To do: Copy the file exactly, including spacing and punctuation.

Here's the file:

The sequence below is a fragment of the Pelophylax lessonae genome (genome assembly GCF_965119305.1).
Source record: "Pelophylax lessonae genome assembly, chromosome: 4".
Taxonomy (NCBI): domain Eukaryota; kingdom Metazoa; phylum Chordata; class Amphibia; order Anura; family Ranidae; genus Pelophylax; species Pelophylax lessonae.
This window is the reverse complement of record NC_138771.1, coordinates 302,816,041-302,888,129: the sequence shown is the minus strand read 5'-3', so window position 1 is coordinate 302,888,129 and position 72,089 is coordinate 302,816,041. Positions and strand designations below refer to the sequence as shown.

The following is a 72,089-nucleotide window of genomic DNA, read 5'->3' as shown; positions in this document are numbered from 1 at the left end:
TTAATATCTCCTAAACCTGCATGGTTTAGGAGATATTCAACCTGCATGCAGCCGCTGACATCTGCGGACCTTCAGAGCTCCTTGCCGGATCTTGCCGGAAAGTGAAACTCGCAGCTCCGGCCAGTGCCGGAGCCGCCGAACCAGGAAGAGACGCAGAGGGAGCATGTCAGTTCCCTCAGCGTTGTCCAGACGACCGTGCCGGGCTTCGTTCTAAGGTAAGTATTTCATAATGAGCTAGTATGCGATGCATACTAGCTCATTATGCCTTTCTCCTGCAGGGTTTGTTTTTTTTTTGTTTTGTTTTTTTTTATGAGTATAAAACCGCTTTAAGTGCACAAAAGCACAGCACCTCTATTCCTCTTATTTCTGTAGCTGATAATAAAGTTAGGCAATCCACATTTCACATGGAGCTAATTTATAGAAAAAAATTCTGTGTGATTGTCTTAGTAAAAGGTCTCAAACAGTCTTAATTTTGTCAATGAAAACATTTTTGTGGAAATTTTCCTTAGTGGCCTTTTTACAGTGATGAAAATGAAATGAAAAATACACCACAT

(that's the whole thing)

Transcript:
The sequence below is a fragment of the Pelophylax lessonae genome (genome assembly GCF_965119305.1).
Source record: "Pelophylax lessonae genome assembly, chromosome: 4".
Taxonomy (NCBI): domain Eukaryota; kingdom Metazoa; phylum Chordata; class Amphibia; order Anura; family Ranidae; genus Pelophylax; species Pelophylax lessonae.
This window is the reverse complement of record NC_138771.1, coordinates 302,816,041-302,888,129: the sequence shown is the minus strand read 5'-3', so window position 1 is coordinate 302,888,129 and position 72,089 is coordinate 302,816,041. Positions and strand designations below refer to the sequence as shown.

The following is a 72,089-nucleotide window of genomic DNA, read 5'->3' as shown; positions in this document are numbered from 1 at the left end:
TTAATATCTCCTAAACCTGCATGGTTTAGGAGATATTCAACCTGCATGCAGCCGCTGACATCTGCGGACCTTCAGAGCTCCTTGCCGGATCTTGCCGGAAAGTGAAACTCGCAGCTCCGGCCAGTGCCGGAGCCGCCGAACCAGGAAGAGACGCAGAGGGAGCATGTCAGTTCCCTCAGCGTTGTCCAGACGACCGTGCCGGGCTTCGTTCTAAGGTAAGTATTTCATAATGAGCTAGTATGCGATGCATACTAGCTCATTATGCCTTTCTCCTGCAGGGTTTGTTTTTTTTTTGTTTTGTTTTTTTTTATGAGTATAAAACCGCTTTAAGTGCACAAAAGCACAGCACCTCTATTCCTCTTATTTCTGTAGCTGATAATAAAGTTAGGCAATCCACATTTCACATGGAGCTAATTTATAGAAAAAAATTCTGTGTGATTGTCTTAGTAAAAGGTCTCAAACAGTCTTAATTTTGTCAATGAAAACATTTTTGTGGAAATTTTCCTTAGTGGCCTTTTTACAGTGATGAAAATGAAATGAAAAATACACCACAT